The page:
Review: Netflix' Horror/Action 'Blood Red Sky' is Bathed in Blood and Accentuated with Explosions

by Derek Deskins

EDGE Media Network Contributor

Wednesday July 21, 2021

Peri Baumeister as Nadja and Carl Koch as Elias in 'Blood Red Sky'
Peri Baumeister as Nadja and Carl Koch as Elias in 'Blood Red Sky'  (Source:Netflix)

With every new streaming service, Netflix bleeds some of its catalogue. So what is Netflix to do when they lose the rights to content? Well, replace it with their own, of course.

The streamer plans to release 71 movies in 2021, or more than one new movie every week. It's a lofty promise that initially delights. More movies is always a good thing, right? Sure, but anyone that grew up strolling the aisles of a brick-and-mortar video store, will tell you: There's a lot of trash out there.

With that being said, if Netflix is good at anything, it's enticing you. To get a greenlight at Netflix, you either need a big name or an intriguing premise. But while Netflix has mastered the art of hooking an audience, they have struggled with follow through. "Blood Red Sky" is another example of how they can't stick the landing.

Nadja hasn't been feeling well for quite some time. Luckily, she has found a doctor in the States that may be able to help her; she just needs to get there. She boards her transatlantic flight with her son in tow, nervous but excited at the prospect of a more normal future. But when her flight is hijacked by terrorists, she is faced with a choice: Die on the plane or unleash the beast within.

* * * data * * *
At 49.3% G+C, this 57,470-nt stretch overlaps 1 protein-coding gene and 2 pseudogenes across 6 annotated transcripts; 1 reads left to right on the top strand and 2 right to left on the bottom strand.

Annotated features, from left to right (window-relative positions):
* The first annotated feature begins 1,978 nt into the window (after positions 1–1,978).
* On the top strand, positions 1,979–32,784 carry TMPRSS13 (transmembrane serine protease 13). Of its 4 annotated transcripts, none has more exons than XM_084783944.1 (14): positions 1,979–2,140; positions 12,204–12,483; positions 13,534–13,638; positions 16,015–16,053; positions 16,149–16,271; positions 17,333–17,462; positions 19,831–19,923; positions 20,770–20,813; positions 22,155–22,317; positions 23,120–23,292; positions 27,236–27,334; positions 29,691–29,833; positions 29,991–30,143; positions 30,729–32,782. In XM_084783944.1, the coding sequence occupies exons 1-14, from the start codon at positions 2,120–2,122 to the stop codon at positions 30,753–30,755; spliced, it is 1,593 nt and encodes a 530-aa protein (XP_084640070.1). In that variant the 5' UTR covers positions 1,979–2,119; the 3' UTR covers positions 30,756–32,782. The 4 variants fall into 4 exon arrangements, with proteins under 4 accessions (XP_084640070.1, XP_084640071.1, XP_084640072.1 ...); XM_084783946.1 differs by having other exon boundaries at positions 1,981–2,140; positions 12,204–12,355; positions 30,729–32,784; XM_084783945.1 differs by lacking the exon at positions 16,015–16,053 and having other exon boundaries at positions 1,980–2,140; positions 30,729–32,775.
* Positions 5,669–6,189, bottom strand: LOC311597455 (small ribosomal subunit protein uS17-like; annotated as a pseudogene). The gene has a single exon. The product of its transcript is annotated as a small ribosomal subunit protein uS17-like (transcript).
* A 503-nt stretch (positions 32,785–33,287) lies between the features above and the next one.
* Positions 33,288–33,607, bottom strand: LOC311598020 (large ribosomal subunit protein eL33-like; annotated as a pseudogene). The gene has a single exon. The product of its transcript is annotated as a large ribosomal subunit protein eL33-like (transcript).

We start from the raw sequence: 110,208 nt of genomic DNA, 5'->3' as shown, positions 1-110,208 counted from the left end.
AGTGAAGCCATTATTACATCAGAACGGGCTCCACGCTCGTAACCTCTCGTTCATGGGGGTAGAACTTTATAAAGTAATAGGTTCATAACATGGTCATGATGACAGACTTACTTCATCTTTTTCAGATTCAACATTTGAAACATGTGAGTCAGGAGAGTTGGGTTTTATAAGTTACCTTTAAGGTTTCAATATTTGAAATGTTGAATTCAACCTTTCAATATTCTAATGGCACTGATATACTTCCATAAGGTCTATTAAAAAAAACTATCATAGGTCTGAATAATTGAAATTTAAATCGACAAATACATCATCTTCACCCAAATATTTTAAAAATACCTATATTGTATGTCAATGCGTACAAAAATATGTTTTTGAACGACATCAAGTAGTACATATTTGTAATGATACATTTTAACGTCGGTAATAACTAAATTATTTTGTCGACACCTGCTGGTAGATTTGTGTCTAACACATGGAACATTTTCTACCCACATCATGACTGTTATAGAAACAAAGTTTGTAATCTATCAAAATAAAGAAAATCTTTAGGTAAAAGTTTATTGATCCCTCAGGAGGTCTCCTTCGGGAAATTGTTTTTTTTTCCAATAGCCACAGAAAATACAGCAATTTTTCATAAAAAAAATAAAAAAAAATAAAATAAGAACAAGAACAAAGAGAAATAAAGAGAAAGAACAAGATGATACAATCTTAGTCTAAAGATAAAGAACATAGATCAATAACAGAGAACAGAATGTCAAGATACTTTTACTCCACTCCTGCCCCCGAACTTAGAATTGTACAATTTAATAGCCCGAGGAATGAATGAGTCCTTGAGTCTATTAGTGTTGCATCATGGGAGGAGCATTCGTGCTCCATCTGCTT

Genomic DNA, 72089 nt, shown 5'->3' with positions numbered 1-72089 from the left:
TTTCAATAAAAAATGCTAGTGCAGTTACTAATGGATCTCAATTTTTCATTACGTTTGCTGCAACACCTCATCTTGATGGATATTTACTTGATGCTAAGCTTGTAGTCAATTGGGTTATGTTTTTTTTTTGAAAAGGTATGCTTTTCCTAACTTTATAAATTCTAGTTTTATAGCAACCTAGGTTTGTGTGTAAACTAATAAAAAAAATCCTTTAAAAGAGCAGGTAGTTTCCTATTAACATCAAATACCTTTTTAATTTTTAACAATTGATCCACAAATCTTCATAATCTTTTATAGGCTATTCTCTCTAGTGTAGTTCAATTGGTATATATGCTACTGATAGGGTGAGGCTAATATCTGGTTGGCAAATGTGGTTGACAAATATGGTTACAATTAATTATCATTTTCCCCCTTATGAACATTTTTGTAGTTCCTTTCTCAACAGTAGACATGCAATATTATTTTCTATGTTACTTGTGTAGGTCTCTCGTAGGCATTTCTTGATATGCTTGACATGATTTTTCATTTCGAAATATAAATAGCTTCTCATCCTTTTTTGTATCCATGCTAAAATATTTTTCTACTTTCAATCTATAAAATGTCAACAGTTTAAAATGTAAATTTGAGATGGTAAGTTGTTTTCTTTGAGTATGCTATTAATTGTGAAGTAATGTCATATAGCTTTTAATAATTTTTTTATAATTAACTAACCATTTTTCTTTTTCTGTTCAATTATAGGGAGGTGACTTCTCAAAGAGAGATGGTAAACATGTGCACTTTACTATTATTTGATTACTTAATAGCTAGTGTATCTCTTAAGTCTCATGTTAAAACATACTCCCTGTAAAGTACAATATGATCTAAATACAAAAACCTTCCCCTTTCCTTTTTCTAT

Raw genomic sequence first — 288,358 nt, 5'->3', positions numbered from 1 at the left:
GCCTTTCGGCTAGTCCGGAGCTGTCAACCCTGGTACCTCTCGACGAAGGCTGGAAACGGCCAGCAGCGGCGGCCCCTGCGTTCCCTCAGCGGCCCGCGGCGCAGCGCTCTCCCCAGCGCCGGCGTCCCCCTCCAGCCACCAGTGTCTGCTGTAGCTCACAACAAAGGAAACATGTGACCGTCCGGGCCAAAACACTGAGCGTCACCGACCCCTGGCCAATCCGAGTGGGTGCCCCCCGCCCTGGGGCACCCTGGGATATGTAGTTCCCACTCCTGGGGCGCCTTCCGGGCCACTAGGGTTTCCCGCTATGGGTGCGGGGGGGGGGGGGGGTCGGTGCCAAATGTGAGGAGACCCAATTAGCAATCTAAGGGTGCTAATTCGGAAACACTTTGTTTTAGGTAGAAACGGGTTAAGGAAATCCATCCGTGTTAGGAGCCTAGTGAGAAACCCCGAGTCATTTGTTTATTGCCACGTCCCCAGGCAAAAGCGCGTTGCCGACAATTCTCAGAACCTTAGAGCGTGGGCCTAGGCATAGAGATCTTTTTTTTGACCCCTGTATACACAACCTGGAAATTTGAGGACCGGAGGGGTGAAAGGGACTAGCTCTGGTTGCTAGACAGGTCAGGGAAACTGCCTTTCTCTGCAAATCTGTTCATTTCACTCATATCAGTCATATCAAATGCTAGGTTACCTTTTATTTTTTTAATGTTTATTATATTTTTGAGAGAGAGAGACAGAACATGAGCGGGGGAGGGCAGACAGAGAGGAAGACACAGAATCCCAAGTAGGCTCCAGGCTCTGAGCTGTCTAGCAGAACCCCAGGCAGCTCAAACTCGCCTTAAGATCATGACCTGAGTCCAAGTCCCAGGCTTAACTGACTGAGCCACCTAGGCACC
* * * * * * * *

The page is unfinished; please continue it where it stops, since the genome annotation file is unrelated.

Do you see what I mean? A plane hijacking interrupted by a vampire is all that you need to say to get me to sign up. That's exactly what Netflix is banking on, and with brutal action, impressive makeup and effects work, and a decent budget, "Blood Red Sky" is able to deliver more than its worth of enjoyment. But it never manages to feel like much more than the competently-made direct-to-video feature that it is.

My biggest issue with the film is that it fails to recognize who should actually be the film's main character. It places Nadja at the fore, a struggling mother whose inherent fear of her own "illness" largely renders her reserved and meek. Writer-director Peter Thorwarth struggles to forge a connection between her and the audience, dwelling in an unnecessary backstory that does little more than fill time.

A better protagonist is Farid, a Middle Eastern scientist that is temporarily used as a red herring for the audience. We have been conditioned to expect that a plane hijacker/terrorist will speak Arabic, but Farid is no terrorist. However, if the film had been centered around Farid, it would have been something else entirely, shifting from a shallow vampire actioner to a film about perception, expectations, and racism (but with vampires on a plane). As written, Nadja is no more than her sickness, and the audience doesn't need to feel for a vampire (we have the "Twilight" franchise for that). However, using genre trappings to explore something far more human and pervasive, and forcing the audience to confront their own inherent biases, is infinitely more interesting. I just wish that that was the movie we got.

As it is, "Blood Red Sky" is a perfectly fine horror action film, bathed in blood and accentuated with explosions. It won't surprise you, but it'll keep you entertained for most of its runtime.

"Blood Red Sky" streams at Netflix starting July 23.